Wednesday, September 14, 2011


A few months after the Cuban Missile Crisis (note the capitals), I was lunching with another Russian expatriate who rejoiced in the name of George George. I knew him well as he was a great friend of Alex’s. He ran a small import/export business from a minuscule office in Jermyn Street and was a fairly frequent traveller to Europe, including the occasional visit to East Germany (sorry, the GDR).
Early in the meal, he said, in almost an off-hand way, “I hear you’ve had a spot of bother with the War Office.”
I was staggered when he said he knew of my fracas with Colonel Allen. Then I remembered George’s tale of how he came to Britain.
He had been in the last class of the Imperial Russian Military Academy, escaped shortly after the revolution and eventually set up in Germany where he qualified as a lawyer. In the early 1930s, he didn’t, as he said, “like the look of Hitler” (though he was not Jewish); he felt that Germany was not for him. He had corresponded with some vague relations who lived in Scotland, a situation which went back to the late 18th century when there was a flourishing trade in timber between Scotland and Russia, so, after much thought, for he spoke virtually no English, set off for the United Kingdom.
He found his German law degree was quite useless in Scotland. Indeed, an English law degree did not qualify one there either. So he left for London.
He much enjoyed telling of his time after war was declared in September, 1939.
“I went along to the authorities and said I would like to volunteer. I pointed out that I was fluent in Russian and German and had more than a working knowledge on Italian, Spanish and most Slavic languages, so thought I might be useful as a censor. They thanked me but pointed out that my request for naturalisation had not yet been approved. So I was sent off to learn how to be an air-raid warden.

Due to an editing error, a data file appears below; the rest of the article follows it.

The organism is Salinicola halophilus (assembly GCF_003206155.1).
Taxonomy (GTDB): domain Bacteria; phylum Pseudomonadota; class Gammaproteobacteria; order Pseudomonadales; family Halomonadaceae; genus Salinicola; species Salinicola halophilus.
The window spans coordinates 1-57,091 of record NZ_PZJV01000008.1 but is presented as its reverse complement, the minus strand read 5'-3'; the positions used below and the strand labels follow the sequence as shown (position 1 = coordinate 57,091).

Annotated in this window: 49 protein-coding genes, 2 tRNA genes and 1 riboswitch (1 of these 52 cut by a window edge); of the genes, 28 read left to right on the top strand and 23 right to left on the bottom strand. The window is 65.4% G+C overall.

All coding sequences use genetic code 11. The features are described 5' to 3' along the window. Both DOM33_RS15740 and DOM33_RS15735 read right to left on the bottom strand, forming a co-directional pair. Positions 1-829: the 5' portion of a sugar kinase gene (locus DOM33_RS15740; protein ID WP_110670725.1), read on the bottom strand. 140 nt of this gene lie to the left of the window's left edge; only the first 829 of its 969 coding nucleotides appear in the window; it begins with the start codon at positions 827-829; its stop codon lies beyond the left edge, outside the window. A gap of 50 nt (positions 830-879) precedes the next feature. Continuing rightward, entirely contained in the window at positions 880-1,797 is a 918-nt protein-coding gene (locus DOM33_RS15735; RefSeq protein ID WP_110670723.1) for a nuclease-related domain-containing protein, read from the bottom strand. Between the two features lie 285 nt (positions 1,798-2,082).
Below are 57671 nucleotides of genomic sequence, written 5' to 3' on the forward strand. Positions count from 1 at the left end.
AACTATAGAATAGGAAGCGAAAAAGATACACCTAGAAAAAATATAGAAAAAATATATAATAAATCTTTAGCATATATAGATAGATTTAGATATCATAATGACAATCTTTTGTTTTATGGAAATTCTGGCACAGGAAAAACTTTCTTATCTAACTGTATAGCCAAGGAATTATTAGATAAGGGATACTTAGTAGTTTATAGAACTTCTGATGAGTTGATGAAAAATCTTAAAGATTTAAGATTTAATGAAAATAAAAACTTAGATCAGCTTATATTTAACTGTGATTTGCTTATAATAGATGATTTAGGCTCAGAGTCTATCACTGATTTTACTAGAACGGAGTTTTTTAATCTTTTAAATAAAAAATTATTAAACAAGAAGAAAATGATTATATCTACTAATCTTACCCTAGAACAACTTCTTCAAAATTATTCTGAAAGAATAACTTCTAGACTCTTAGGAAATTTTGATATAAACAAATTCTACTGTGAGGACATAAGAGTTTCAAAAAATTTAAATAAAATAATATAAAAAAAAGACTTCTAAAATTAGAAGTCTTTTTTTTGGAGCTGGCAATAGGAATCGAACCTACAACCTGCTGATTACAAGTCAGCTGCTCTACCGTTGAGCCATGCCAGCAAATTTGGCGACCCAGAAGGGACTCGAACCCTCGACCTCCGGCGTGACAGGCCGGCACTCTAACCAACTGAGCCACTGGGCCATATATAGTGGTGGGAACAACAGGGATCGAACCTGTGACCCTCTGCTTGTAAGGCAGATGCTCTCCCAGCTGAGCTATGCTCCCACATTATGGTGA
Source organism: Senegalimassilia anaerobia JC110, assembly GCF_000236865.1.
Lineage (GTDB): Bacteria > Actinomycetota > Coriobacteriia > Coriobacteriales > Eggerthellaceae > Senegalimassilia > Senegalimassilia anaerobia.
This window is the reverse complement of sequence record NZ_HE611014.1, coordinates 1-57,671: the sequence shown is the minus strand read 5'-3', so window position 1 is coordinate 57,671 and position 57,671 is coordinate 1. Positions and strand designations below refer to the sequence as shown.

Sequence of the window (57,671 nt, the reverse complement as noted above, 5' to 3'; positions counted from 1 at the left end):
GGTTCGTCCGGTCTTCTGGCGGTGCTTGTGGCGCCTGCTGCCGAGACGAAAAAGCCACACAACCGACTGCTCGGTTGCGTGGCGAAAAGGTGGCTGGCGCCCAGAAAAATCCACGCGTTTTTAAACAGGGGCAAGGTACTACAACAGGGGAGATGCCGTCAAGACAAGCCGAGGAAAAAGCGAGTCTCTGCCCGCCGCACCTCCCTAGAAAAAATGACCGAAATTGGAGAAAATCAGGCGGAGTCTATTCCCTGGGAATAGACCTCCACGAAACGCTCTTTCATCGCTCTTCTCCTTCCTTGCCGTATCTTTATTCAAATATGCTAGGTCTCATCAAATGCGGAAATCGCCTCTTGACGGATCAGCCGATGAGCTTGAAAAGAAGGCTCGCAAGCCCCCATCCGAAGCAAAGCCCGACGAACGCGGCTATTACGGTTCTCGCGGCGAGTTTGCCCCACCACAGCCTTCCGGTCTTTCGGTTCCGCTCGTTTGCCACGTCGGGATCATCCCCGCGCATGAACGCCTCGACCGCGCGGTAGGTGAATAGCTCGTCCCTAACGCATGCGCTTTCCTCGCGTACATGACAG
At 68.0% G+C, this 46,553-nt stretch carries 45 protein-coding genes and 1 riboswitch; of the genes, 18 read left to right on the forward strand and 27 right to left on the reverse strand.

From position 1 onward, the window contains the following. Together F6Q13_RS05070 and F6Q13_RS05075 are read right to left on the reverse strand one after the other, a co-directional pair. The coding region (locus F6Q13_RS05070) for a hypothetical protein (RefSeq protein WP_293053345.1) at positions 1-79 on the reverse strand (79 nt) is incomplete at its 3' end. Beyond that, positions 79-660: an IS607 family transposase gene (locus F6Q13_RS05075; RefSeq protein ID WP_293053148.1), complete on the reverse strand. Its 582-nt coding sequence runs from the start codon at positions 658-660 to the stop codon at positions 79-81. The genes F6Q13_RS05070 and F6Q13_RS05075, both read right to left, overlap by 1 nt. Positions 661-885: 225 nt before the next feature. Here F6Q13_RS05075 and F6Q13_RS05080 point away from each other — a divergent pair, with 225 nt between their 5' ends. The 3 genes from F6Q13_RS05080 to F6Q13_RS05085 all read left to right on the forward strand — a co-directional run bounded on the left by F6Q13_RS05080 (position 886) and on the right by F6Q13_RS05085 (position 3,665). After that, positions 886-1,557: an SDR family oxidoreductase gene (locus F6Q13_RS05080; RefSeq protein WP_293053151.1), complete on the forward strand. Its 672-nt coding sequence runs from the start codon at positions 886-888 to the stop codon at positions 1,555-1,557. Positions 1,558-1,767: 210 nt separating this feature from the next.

“Someone may have pulled a string or two, as my naturalisation was approved quite quickly and I was sent for by what we now call MI5. They decided to use me in
their foreign language department……..and put me in the Dutch section; I knew, perhaps, a dozen words of that language.
I digress. George, very tactfully, asked me if I was still seeing a lot of Alex.
“I suppose I see him most days when we are both in London.”
“I had a call from Jim Craufurd. He’s worried about your friendship with Alex.”
In parenthesis, I would mention that Jim Craufurd was a cousin of my father-in-law and, thus, knew me, though slightly.
“Gosh, is that old fool still with the spooks?”
“That’s not very polite, Michael. He’s among the most revered ex-members of the intelligence service.”
“I’m astonished. I know what my wife’s immediate family think of him. I knew he was a KC in the dim and distant past but that most judges wouldn’t have him in their courts as he was almost impossible to understand.”
“Be that as it may. He is worried about Alex.”
“My dear friend. You know Alex better than I do. You know he is almost the archetypical Russian. He loves Russia, loves using the Russian language, he’s volatile and demonstrative. But he’s no more a fellow-traveller than Winston Churchill.”
Then I remembered the chance encounter in Geneva but thought better than to mention it to George, sure that, despite the lady’s nationality, nothing of a sinister nature had occurred (if you omit the cuckolding of a husband)
“Oh, well, I know it’s a difficult situation. I’ll trust your judgement.”
Blimey, I thought. Dear little (he was just over 145 cm tall in his Homburg hat) George was still heavily involved in the defence of Her Majesty’s realm. I supposed it was a case of ‘once in MI5, you’re there for life’, though that rule had hardly applied to Messrs Burgess MacLean and Philby